If you knew that Schmidt’s monthly ERA never went below 4.00 after the All-Star Break, I think you’d be a little concerned as well. If your best starting pitcher is tired and tanking as the season enters its home stretch and your club is in the midst of a hotly-contested playoff race, wouldn’t you be concerned?

Here’s a mini-scouting report on Schmidt:

  • Fastball: 91-95 with movement — very effective pitch/strikeout pitch
  • Change-up: 70’s — extremely effective as a complement to fastball
  • Curve/Slurve: 70’s-80’s — used sparingly but can be a solid pitch

He has one of the best change-ups in baseball (not as great as Johan Santana’s, of course, but still terrific) and Schmidt uses the slow-ball as a perfect complement to his heater. There’s no problem with Schmidt’s “stuff”, as long as he trusts it every time he hits the mound, which was an issue in some starts, when his curveball ran wild and his fastball stayed high. It’s not much to worry about however, especially compared to the durability concerns.

Clearly, the biggest issue with Schmidt is his durability. The 33-year-old is a veteran competitor, so his heart and determination to win need not be questioned. His “stuff” is also terrific, as I’ve already said. That leaves the quandary of Schmidt’s decline in the latter half of the season, and how to resolve it. Perhaps the smartest thing to do would be to limit Schmidt to a certain number of innings in the first half of the year; of course that requires a top-notch relief corps, something that fewer than half of the MLB’s teams can boast. There may be no solution to this problem, which also might not be a problem at all, because Schmidt hasn’t shown similar 2nd-half downfalls in the past. It may be much ado about nothing, but that nothing is a whole lot of something when you’re talking about your ace, who’s raking in 10+ million a season.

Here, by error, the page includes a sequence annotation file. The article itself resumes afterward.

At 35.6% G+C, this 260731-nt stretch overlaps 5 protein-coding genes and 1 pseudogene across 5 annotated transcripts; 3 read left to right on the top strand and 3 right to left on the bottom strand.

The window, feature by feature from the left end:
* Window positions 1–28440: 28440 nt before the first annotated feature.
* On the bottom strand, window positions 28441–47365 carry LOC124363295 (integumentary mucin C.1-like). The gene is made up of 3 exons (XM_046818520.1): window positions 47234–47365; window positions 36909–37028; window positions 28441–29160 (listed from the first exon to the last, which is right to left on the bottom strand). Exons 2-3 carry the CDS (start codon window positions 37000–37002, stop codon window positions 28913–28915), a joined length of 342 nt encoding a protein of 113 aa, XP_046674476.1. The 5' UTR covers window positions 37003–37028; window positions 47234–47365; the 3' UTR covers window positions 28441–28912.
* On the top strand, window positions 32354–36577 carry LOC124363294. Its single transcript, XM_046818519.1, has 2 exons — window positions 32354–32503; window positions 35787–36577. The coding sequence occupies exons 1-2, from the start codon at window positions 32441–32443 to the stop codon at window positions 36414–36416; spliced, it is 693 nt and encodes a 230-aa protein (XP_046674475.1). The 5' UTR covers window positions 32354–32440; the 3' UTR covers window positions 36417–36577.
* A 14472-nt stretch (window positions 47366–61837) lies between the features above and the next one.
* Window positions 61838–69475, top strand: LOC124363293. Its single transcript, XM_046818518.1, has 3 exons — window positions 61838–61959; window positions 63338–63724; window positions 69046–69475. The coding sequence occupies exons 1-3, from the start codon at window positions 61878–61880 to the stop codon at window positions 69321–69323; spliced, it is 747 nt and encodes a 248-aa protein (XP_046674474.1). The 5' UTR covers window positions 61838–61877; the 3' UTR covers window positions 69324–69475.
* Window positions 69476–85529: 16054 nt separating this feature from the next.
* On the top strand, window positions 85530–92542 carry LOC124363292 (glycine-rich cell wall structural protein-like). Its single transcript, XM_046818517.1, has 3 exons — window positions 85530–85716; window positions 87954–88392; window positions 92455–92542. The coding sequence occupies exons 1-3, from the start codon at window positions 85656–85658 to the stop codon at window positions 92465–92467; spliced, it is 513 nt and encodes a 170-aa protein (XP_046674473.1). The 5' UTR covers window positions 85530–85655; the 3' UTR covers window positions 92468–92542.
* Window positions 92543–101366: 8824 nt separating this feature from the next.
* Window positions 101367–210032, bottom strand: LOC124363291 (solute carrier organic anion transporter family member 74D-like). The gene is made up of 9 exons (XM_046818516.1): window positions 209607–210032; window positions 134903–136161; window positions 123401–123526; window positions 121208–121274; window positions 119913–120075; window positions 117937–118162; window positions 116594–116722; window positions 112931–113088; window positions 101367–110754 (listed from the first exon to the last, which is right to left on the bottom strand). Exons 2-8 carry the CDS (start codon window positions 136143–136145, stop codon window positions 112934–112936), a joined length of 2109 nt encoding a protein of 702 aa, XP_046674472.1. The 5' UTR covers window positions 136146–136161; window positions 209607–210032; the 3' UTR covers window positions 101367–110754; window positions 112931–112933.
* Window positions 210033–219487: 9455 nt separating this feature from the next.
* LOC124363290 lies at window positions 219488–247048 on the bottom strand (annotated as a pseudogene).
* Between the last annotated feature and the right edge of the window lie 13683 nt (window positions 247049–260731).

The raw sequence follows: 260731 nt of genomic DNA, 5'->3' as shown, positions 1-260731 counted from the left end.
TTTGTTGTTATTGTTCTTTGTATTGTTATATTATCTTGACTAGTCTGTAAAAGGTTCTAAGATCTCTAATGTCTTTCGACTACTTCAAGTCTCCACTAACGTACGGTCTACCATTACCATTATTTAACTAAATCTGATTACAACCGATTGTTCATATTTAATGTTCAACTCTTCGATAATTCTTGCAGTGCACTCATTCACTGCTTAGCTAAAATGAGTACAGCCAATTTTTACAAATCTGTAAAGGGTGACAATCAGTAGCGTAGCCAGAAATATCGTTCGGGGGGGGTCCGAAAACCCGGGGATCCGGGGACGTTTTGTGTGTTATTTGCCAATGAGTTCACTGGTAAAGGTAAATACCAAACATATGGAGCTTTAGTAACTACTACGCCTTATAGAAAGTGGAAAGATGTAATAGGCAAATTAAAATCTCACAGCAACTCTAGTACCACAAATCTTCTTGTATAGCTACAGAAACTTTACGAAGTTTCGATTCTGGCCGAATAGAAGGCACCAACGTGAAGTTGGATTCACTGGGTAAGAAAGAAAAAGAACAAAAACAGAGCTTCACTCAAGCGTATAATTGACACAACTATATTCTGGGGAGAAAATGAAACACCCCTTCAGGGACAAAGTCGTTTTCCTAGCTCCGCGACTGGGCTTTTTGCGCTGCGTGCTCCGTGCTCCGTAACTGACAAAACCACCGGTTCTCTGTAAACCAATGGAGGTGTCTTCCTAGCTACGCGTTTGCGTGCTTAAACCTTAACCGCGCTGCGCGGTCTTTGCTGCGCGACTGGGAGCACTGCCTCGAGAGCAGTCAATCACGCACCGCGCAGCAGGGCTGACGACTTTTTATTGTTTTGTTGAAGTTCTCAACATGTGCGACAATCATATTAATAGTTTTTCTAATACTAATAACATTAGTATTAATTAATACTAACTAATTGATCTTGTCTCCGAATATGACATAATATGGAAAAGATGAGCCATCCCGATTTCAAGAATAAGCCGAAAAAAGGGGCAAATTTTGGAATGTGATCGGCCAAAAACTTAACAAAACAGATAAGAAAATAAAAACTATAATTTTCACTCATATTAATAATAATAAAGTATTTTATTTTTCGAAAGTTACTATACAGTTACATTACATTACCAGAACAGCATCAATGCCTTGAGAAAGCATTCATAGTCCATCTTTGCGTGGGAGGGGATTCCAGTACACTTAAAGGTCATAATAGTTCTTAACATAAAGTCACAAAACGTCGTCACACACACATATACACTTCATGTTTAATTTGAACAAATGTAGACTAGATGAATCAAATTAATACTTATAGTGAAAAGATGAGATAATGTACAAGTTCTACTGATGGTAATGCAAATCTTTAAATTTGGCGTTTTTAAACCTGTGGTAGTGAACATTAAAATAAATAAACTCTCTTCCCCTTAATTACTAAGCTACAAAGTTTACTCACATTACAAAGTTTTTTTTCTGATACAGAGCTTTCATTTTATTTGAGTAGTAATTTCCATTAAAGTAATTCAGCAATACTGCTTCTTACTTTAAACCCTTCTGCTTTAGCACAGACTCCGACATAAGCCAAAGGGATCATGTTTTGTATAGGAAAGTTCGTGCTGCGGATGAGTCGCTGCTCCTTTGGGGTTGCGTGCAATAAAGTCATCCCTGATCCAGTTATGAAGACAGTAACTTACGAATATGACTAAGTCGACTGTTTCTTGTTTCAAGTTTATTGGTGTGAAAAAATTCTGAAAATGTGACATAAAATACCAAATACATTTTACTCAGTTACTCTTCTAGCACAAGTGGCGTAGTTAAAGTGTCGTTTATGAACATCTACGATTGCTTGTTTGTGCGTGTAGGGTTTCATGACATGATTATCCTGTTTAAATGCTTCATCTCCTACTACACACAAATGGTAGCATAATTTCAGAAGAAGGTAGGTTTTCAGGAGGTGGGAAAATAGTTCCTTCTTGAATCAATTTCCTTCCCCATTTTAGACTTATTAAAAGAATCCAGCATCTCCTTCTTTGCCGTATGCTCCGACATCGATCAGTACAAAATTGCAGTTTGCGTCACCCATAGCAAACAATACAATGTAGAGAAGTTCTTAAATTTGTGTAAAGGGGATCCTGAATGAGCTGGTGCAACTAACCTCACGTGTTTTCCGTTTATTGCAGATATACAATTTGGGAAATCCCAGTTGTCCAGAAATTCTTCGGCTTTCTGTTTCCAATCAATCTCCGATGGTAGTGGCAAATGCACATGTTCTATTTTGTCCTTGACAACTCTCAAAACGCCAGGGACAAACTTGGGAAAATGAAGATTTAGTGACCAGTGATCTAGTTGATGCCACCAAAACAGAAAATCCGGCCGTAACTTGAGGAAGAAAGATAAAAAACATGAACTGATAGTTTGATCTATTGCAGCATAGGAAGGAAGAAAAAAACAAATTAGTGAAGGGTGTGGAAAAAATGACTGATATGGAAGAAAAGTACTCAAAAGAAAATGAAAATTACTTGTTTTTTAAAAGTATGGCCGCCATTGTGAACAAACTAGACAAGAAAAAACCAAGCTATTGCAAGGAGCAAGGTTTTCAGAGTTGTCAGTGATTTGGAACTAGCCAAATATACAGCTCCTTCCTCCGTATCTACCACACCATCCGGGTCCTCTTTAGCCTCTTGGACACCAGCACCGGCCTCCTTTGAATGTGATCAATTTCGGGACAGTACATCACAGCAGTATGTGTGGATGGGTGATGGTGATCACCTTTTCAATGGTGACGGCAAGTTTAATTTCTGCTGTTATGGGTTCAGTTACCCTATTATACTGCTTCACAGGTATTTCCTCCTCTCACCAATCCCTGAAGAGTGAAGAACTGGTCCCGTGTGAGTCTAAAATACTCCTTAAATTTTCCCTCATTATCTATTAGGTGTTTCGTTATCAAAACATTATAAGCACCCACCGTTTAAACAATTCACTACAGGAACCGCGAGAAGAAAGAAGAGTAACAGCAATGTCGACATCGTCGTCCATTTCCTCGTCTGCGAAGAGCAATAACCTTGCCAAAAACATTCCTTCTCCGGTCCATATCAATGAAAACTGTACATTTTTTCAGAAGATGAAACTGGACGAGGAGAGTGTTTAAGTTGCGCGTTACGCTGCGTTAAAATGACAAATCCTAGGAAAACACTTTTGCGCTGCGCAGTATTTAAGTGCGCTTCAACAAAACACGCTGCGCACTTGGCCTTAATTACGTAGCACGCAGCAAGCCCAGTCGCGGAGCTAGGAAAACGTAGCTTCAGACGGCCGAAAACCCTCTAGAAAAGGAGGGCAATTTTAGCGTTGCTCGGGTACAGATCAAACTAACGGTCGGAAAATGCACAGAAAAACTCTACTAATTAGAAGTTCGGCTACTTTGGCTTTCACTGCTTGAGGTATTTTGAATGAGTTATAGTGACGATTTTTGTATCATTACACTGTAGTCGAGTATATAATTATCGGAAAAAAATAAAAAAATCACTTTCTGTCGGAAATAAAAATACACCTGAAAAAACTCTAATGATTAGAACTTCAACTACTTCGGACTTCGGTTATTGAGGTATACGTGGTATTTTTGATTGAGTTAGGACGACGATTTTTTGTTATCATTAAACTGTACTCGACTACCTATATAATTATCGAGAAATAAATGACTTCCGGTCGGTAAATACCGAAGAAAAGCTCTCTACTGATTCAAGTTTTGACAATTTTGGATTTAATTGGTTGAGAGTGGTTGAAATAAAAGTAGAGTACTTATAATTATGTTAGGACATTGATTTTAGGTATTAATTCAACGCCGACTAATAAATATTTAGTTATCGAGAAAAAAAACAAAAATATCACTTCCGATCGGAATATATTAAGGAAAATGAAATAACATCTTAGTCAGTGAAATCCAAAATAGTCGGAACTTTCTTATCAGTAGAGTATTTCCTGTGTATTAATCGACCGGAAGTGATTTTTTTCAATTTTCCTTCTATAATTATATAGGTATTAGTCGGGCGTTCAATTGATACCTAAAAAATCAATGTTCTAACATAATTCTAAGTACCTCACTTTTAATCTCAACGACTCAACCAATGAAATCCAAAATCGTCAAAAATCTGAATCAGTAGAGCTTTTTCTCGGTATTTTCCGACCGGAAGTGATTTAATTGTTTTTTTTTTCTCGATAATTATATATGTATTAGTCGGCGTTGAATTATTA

Where will Jason Schmidt be pitching in 2007

I’m almost certain that the San Francisco Giants will not bring Schmidt back, because GM Brian Sabean seems to think that Schmidtty is past the peak of his career. That said, the veteran righthander will be highly valued this offseason, because the 2006 free agent class is far from rich in starting pitching. Schmidt, at worst, is in the top-4 of this year’s free agents, and at best, he’s on top of everyone else. That makes him ultra-valuable, and will have his agent’s cell phone ringing nonstop. Teams that will show interest in Schmidt include the Seattle Mariners, New York Mets, Boston Red Sox, and Texas Rangers (among others). Those 4 are likely the favorites to land Schmidt’s services for next season, though other teams, such as the White Sox, may have an outside shot at signing him.

My prediction: Schmidt will be a Mariner in 2007, and he’ll sign a 4-year deal in the neighborhood of 40-45 million.

I think Schmidtty will go 14-10 with a 3.60ERA and 180-190 strikeouts in 2007, while recording a WHIP around 1.25.

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Tomorrow’s Profile: Alfonso Soriano


Trivia Time!

Yesterday’s question (see — Free Agent Profile: Frank Thomas) was…

Who gave Frank Thomas the nickname “Big Hurt”?

The correct answer…

Frank Thomas was dubbed the “Big Hurt” by announcer Ken “Hawk” Harrelson in the early-1990’s.

Today’s question is…

Which team drafted Jason Schmidt in the 1991 Amateur Draft?


One Response to “Free Agent Profile: Jason Schmidt”

  1. Fantastic post however , I was wanting to know if you could write a litte more on this topic?
    I’d be very thankful if you could elaborate a little bit more.
    Appreciate it!